By Lorea Zabaleta | Photos courtesy of Lorea Zabaleta
The days continue to pass by, and while some restrictions are lifting in Montana, it is clear that things will not be back to “normal” anytime soon — least of all, playing outside. Some more “risky” activities are resuming in the area again, such as climbing, but with great restrictions and precautions. High risk, remote adventures are certainly neither encouraged nor responsible right now.
So instead of doing what I normally do each May — climbing, planning some multi-week backpacking, or taking a quick trip to some peak — I am slowly losing my mind. I find myself wandering into the basement, or rather a small room in our basement with an eclectic mix of outdoor gear and other items, to seek solace. As I have already cut my own bangs and dyed my hair purple, my only current course of action to remain sane is to look longingly at all the stuff in this room, all the good times and memories, and pretend I’m auctioning them off to mimic social interaction.
A note: there is literally no way I can cover the sheer volume of equipment that my family, primarily my father, has amassed over the years.
First up, we have the box of crampons, and I truly mean a box full of crampons. It’s got quite a variety, some newer models (2014) and some from the 1970s that have stories in their very rusty points. The older pairs have been to the high peaks of the Himalayas, which is neat, but the fresh ones (mine) have been all the way to a small waterfall outside Colorado Springs, so either way, a bid on a single pair from “the box,” or on the container as a whole, is certainly worth any collector’s money.
But if hardware isn’t your cup of tea, there are also the vintage snowsuits/layers from the 1980s from brands such as Sun Ice and the Spanish based “Sirocco” (which I am told does not exist anymore). The Sun Ice options are a full-zip, pastel turquoise and purple snowsuit with neon pink inside and fur lined collar and a coat of a similar color scheme that appears to be fitted for an incredibly tall person (even though no one in my family is over 5’8”). As for Sirocco, there is a significantly puffier snowsuit of, again, bright pink and turquoise. I have inside knowledge that it kept a wearer warm on K2 along with the fleece set (complete with suspenders) of bright teal and yellow. I assure you if you choose one of these pieces you will be the most fashionable person on the mountain, whether that mountain is a developed ski resort or some remote peak. There is also one pair of down booties (do I hear $40?).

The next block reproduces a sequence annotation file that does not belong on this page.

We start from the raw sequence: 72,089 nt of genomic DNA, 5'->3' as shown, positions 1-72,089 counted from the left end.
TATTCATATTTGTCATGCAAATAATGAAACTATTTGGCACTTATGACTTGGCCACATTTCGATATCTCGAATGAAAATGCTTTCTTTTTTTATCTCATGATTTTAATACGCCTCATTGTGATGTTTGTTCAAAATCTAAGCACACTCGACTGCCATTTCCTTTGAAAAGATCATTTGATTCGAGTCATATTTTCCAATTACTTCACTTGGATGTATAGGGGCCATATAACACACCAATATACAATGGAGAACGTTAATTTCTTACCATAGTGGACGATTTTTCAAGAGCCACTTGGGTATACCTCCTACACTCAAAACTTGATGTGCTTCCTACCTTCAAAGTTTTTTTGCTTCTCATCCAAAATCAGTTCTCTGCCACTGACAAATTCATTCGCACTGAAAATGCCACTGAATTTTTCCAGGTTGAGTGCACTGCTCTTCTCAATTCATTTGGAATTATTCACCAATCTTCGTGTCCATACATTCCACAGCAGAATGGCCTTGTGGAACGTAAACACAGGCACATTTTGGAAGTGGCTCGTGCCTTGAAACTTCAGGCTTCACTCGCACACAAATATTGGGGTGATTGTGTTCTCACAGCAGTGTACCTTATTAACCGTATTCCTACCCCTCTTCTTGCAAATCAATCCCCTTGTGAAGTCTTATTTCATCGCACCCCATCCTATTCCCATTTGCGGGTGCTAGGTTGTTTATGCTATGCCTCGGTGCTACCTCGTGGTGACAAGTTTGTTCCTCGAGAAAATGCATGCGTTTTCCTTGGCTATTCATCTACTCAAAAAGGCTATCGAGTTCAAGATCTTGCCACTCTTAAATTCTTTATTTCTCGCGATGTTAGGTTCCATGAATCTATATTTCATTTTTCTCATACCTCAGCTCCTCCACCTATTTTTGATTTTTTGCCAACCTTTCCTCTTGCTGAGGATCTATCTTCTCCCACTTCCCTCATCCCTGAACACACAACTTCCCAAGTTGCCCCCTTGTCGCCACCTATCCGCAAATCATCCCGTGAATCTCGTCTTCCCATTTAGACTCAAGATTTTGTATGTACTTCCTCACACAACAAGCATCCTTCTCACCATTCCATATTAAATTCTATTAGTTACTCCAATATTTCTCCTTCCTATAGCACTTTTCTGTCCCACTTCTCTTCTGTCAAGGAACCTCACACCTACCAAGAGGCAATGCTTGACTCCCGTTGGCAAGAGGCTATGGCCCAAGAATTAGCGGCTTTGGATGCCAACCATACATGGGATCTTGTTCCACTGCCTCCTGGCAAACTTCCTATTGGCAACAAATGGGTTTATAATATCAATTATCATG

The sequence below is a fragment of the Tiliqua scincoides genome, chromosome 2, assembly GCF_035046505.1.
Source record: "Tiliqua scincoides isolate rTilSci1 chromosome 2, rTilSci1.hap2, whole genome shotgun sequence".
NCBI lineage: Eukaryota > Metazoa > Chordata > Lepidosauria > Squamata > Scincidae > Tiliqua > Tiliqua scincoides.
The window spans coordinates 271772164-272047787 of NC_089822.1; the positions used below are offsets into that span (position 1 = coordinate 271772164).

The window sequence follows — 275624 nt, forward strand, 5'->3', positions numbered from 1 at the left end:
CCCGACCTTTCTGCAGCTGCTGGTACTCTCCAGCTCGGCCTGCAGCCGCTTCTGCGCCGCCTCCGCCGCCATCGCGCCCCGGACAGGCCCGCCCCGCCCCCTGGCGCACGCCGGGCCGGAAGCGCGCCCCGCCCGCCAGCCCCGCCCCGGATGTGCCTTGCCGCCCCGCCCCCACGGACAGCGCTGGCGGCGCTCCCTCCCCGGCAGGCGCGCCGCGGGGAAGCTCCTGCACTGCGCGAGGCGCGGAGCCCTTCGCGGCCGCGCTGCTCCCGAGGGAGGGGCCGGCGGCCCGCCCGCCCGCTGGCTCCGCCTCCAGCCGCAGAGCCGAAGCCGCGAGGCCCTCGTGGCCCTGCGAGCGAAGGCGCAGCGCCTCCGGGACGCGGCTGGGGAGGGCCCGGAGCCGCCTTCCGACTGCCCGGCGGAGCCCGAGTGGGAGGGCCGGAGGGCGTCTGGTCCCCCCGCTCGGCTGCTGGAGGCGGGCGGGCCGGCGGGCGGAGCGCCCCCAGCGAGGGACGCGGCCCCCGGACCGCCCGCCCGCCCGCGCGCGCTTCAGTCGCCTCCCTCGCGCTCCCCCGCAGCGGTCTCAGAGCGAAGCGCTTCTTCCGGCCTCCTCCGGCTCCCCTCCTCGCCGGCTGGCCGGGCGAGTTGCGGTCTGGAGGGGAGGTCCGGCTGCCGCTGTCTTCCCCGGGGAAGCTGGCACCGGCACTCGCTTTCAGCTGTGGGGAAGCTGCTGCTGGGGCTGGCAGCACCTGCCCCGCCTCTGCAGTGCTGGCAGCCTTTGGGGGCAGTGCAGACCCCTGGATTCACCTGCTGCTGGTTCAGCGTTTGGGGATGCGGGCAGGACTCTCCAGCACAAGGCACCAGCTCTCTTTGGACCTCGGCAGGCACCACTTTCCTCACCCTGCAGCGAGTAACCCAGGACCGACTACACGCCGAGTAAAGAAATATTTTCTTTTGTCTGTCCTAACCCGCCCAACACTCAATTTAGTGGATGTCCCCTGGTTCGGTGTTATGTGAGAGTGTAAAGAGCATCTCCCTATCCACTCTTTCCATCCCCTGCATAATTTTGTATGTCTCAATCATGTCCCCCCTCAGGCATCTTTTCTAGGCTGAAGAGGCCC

Some miscellaneous items include the wide variety of climbing ropes, sleeping pads, ancient trad gear, and an avalanche shovel handle without a blade. The ropes and pads are a great option for those gamblers out there because there’s no telling which ropes are coreshot, or which of the inflatable pads have holes in them if they even blow up at all.
And if you’re in the market to equip a very small, guerrilla-force army, I would recommend the selection of ice tools/axes. For very reasonable prices, varying with the age of the product (ranging from 1970-2020), we can provide you with pointy metal that is very easy to swing.
And last but certainly not least, we have the Basque and Chilean flags. These very versatile pieces of gear can be used for decoration or tied into knots and jammed into cracks as protection in the Czech fashion.
Please do not actually contact me with offers because I have no desire to “disappear under mysterious circumstances” if my dad finds any of his stuff gone.